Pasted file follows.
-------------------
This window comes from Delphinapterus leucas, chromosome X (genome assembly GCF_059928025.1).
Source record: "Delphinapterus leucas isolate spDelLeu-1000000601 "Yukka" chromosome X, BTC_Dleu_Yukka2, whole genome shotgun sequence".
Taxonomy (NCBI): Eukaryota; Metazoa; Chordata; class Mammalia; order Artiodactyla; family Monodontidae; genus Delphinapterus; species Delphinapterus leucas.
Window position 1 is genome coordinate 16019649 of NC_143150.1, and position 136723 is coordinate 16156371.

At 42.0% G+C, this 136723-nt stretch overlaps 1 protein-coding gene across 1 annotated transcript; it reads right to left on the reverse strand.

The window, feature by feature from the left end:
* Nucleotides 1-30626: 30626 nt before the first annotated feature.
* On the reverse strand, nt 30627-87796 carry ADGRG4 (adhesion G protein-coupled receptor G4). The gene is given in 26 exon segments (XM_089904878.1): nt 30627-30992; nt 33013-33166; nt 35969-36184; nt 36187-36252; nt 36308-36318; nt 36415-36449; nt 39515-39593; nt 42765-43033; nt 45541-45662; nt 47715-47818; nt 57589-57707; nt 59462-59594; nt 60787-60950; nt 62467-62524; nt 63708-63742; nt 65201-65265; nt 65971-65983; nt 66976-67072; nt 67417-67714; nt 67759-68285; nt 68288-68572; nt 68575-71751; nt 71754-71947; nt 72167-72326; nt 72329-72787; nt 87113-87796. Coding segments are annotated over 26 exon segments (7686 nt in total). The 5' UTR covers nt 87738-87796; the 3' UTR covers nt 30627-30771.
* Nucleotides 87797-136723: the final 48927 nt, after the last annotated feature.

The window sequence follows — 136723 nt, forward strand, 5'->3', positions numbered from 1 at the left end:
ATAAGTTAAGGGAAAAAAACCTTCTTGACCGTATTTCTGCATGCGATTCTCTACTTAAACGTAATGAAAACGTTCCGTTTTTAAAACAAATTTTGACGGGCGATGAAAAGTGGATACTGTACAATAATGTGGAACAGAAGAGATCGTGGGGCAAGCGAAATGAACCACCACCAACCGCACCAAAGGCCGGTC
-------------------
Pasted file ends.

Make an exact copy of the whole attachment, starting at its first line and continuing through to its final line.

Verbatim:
This window comes from Delphinapterus leucas, chromosome X (genome assembly GCF_059928025.1).
Source record: "Delphinapterus leucas isolate spDelLeu-1000000601 "Yukka" chromosome X, BTC_Dleu_Yukka2, whole genome shotgun sequence".
Taxonomy (NCBI): Eukaryota; Metazoa; Chordata; class Mammalia; order Artiodactyla; family Monodontidae; genus Delphinapterus; species Delphinapterus leucas.
Window position 1 is genome coordinate 16019649 of NC_143150.1, and position 136723 is coordinate 16156371.

At 42.0% G+C, this 136723-nt stretch overlaps 1 protein-coding gene across 1 annotated transcript; it reads right to left on the reverse strand.

The window, feature by feature from the left end:
* Nucleotides 1-30626: 30626 nt before the first annotated feature.
* On the reverse strand, nt 30627-87796 carry ADGRG4 (adhesion G protein-coupled receptor G4). The gene is given in 26 exon segments (XM_089904878.1): nt 30627-30992; nt 33013-33166; nt 35969-36184; nt 36187-36252; nt 36308-36318; nt 36415-36449; nt 39515-39593; nt 42765-43033; nt 45541-45662; nt 47715-47818; nt 57589-57707; nt 59462-59594; nt 60787-60950; nt 62467-62524; nt 63708-63742; nt 65201-65265; nt 65971-65983; nt 66976-67072; nt 67417-67714; nt 67759-68285; nt 68288-68572; nt 68575-71751; nt 71754-71947; nt 72167-72326; nt 72329-72787; nt 87113-87796. Coding segments are annotated over 26 exon segments (7686 nt in total). The 5' UTR covers nt 87738-87796; the 3' UTR covers nt 30627-30771.
* Nucleotides 87797-136723: the final 48927 nt, after the last annotated feature.

The window sequence follows — 136723 nt, forward strand, 5'->3', positions numbered from 1 at the left end:
ATAAGTTAAGGGAAAAAAACCTTCTTGACCGTATTTCTGCATGCGATTCTCTACTTAAACGTAATGAAAACGTTCCGTTTTTAAAACAAATTTTGACGGGCGATGAAAAGTGGATACTGTACAATAATGTGGAACAGAAGAGATCGTGGGGCAAGCGAAATGAACCACCACCAACCGCACCAAAGGCCGGTC